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Where is the electric field zero?

  1. Mar 7, 2014 #1
    1. The problem statement, all variables and given/known data

    Two point charges are placed 1.00m apart.
    q(1) = -2.50 x 10^(-6) C
    q(2) = +6.00 x 10^(-6) C
    Task is to find where along the line, other than at infinity, the electric field will be equal to zero.

    2. Relevant equations

    E = (k * q) / r^2

    3. The attempt at a solution

    I let E(1) + E(2) = 0 and substituted the above formula in, which, after simplifying gives me a quadratic (I let 'x' equal the first radius, and '1.00 - x' equal the second, so q(1) is at zero on the axis, and the solution for x will give me the point on the axis with respect to q1 at which the two fields cancel out and the net field equals zero).

    I solved the quadratic and came up with:

    x = 0.39m (0.39m to the right of q(1) ) and
    x = -1.83m (1.83m to the left of q (1) )

    The answer is -1.83m, but I am wondering if someone can explain why +0.39m isn't correct also? I think my conceptual understanding is lacking here, and my textbook hasn't quite revealed the answer.

    Thanks very much in advance, folks.
     
  2. jcsd
  3. Mar 7, 2014 #2

    SammyS

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    What specifically are you using for E(1) & E(2) ?
     
  4. Mar 7, 2014 #3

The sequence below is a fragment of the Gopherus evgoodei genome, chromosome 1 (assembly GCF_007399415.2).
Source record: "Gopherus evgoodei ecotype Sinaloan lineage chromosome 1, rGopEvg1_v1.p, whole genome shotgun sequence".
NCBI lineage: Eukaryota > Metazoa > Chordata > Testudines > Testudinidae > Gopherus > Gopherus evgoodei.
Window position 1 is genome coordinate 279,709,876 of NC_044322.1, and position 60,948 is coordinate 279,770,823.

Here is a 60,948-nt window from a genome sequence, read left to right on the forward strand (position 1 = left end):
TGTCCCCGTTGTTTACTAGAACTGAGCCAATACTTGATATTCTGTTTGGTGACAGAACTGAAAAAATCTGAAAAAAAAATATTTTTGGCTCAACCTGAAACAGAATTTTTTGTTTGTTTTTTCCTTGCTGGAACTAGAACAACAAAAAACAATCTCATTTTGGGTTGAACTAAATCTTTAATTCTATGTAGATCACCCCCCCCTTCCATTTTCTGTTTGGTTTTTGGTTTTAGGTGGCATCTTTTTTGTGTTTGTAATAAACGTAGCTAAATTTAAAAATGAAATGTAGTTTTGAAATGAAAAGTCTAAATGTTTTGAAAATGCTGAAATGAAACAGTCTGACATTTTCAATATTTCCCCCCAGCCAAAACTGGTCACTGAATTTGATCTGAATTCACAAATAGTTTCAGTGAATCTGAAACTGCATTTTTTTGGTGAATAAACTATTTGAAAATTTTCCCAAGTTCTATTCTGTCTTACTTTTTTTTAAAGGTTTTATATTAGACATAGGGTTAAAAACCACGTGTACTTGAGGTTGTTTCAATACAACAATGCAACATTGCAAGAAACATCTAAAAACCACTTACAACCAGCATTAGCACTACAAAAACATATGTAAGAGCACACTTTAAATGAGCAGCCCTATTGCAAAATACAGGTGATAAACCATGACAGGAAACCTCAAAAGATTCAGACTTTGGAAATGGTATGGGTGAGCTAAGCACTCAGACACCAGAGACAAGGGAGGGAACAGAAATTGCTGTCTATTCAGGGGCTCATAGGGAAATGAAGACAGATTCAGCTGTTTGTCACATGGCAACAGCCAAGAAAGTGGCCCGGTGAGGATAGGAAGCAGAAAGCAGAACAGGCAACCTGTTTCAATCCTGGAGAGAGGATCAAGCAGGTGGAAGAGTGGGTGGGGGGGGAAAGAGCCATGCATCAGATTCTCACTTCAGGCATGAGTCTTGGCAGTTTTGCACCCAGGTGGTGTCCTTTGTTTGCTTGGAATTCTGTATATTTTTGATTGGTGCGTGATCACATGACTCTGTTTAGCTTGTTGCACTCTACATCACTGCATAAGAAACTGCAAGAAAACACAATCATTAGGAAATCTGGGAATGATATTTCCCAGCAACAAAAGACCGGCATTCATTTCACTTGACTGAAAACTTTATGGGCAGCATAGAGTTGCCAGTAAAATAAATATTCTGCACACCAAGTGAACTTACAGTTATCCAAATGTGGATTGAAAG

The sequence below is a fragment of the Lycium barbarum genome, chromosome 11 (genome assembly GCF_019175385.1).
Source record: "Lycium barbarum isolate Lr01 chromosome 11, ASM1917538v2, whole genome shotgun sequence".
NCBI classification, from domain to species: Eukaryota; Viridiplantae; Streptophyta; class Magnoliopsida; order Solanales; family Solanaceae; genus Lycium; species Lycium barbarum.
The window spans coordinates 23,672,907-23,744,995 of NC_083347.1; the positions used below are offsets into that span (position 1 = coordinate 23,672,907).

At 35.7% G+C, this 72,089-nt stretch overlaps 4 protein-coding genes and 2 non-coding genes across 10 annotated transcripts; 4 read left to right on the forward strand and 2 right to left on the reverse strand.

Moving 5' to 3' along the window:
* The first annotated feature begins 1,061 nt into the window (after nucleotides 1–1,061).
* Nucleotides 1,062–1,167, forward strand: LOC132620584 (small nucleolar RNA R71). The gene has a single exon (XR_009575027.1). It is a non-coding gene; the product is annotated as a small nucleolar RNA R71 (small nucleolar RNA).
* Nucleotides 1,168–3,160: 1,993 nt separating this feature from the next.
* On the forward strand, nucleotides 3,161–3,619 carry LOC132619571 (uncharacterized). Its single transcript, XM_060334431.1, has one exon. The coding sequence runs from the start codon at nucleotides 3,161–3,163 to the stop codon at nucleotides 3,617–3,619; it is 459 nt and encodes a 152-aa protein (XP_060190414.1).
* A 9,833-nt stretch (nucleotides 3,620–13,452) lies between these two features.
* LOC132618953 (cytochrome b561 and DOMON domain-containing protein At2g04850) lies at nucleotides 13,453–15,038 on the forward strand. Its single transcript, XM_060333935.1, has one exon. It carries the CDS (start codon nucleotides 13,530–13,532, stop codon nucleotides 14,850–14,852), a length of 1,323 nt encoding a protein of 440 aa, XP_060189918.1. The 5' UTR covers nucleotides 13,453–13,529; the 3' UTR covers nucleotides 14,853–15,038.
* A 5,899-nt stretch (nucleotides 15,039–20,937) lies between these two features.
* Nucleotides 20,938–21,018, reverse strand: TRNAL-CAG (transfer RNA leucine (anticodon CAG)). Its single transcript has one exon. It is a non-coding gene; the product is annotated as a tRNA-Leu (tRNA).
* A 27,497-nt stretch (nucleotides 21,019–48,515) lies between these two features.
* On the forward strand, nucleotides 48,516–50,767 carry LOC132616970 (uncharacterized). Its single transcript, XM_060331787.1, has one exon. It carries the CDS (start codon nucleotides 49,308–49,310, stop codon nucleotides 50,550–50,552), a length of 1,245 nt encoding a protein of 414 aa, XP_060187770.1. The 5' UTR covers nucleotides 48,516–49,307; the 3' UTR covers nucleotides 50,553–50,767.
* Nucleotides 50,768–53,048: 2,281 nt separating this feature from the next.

I have substituted the formula E = k(e) * q / r^2

    So I get:

    E(net) = E(1) + E(2)

    Where

    E(1) = k(e) * q(1) / r(1)^2
    E(2) = k(e) * q(2) / r(2)^2

    k(e) = 8.99 * 10^9
    r(1) = x
    r(2) = 1.00 - x
    q(1) & q(2) as given in the OP
     
  5. Mar 7, 2014 #4

    SammyS

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    So, you have q(1) at the origin, and q(2) on the x-axis at x = 1 meter.

    You also have E(1) being negative and E(2) being positive, (but all the algebra "cares about" is that they have opposite sign). Those signs will be that way only to the right of q(2). They wil both be opposite that to the left of q(1) so the results will still be good there.

    Between q(1) and q(2), both E(1) and E(2) point to the left, i.e., they're both negative.
     
  6. Mar 7, 2014 #5
    Gotcha. The fields can't cancel out unless they point in opposite directions, which happens on the left of q1 (and the right of q2, but then other conditions are not met), but not between q1 and q2 :-)

    Thank you!!
     
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